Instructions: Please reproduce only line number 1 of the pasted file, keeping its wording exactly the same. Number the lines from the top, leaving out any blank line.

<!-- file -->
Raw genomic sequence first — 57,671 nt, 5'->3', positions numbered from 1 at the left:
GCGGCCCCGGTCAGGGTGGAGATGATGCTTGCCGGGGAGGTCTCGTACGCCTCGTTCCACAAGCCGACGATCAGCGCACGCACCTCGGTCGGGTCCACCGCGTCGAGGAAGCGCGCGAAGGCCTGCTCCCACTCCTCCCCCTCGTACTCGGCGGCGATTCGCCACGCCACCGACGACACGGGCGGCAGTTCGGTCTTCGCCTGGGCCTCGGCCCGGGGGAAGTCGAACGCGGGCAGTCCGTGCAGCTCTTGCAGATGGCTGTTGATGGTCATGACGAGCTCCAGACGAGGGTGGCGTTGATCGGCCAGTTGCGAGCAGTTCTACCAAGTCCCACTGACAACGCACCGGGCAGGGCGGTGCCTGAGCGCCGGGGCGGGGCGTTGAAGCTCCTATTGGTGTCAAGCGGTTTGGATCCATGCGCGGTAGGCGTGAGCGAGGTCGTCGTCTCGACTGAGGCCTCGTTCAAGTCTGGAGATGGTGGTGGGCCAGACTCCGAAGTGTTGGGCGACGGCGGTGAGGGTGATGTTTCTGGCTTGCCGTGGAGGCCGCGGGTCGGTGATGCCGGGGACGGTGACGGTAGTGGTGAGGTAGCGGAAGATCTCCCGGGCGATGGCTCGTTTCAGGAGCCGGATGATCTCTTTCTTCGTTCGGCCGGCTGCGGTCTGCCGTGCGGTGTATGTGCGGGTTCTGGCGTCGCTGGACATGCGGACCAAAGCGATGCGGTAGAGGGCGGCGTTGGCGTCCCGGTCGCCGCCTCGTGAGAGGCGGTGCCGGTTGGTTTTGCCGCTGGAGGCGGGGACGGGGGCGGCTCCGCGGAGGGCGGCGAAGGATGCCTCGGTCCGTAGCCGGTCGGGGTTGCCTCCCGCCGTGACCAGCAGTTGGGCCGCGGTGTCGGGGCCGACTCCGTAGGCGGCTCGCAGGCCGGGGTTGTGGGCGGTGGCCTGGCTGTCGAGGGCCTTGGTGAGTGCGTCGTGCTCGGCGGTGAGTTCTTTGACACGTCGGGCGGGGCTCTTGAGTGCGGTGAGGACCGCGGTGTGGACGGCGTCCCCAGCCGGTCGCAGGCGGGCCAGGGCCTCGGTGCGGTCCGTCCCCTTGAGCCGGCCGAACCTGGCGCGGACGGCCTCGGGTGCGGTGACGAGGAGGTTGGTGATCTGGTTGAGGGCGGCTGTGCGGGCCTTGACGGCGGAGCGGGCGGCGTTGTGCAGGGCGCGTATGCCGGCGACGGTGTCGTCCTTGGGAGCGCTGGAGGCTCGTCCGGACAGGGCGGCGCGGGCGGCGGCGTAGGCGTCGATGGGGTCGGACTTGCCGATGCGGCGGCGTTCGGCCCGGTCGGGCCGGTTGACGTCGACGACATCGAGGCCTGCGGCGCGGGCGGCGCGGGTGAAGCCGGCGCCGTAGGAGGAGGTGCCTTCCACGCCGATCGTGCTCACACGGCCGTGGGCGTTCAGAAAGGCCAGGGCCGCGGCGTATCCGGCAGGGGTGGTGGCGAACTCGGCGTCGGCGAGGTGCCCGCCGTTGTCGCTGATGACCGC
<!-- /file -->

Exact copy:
Raw genomic sequence first — 57,671 nt, 5'->3', positions numbered from 1 at the left: